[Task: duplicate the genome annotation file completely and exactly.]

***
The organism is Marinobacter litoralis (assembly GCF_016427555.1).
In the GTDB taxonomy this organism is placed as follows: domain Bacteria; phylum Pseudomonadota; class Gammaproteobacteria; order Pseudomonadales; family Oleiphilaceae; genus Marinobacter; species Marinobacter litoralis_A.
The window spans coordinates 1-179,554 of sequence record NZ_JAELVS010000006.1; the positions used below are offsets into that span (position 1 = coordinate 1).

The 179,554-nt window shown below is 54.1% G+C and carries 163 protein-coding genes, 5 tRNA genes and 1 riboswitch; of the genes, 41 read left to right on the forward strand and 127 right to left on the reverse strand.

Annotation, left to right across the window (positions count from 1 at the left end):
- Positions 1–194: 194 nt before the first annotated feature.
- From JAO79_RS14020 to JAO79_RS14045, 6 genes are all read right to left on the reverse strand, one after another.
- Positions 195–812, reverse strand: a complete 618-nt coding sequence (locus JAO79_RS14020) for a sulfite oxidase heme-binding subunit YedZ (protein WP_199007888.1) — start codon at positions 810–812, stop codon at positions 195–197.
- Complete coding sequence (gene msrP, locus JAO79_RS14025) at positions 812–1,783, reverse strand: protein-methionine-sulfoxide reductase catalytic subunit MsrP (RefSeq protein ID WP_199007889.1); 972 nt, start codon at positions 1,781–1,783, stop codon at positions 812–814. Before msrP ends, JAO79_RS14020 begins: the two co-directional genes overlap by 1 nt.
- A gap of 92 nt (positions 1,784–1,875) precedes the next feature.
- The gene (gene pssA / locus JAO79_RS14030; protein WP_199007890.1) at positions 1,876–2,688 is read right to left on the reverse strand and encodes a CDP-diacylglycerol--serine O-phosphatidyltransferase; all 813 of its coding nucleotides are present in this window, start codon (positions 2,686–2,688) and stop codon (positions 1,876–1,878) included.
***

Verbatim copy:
The organism is Marinobacter litoralis (assembly GCF_016427555.1).
In the GTDB taxonomy this organism is placed as follows: domain Bacteria; phylum Pseudomonadota; class Gammaproteobacteria; order Pseudomonadales; family Oleiphilaceae; genus Marinobacter; species Marinobacter litoralis_A.
The window spans coordinates 1-179,554 of sequence record NZ_JAELVS010000006.1; the positions used below are offsets into that span (position 1 = coordinate 1).

The 179,554-nt window shown below is 54.1% G+C and carries 163 protein-coding genes, 5 tRNA genes and 1 riboswitch; of the genes, 41 read left to right on the forward strand and 127 right to left on the reverse strand.

Annotation, left to right across the window (positions count from 1 at the left end):
- Positions 1–194: 194 nt before the first annotated feature.
- From JAO79_RS14020 to JAO79_RS14045, 6 genes are all read right to left on the reverse strand, one after another.
- Positions 195–812, reverse strand: a complete 618-nt coding sequence (locus JAO79_RS14020) for a sulfite oxidase heme-binding subunit YedZ (protein WP_199007888.1) — start codon at positions 810–812, stop codon at positions 195–197.
- Complete coding sequence (gene msrP, locus JAO79_RS14025) at positions 812–1,783, reverse strand: protein-methionine-sulfoxide reductase catalytic subunit MsrP (RefSeq protein ID WP_199007889.1); 972 nt, start codon at positions 1,781–1,783, stop codon at positions 812–814. Before msrP ends, JAO79_RS14020 begins: the two co-directional genes overlap by 1 nt.
- A gap of 92 nt (positions 1,784–1,875) precedes the next feature.
- The gene (gene pssA / locus JAO79_RS14030; protein WP_199007890.1) at positions 1,876–2,688 is read right to left on the reverse strand and encodes a CDP-diacylglycerol--serine O-phosphatidyltransferase; all 813 of its coding nucleotides are present in this window, start codon (positions 2,686–2,688) and stop codon (positions 1,876–1,878) included.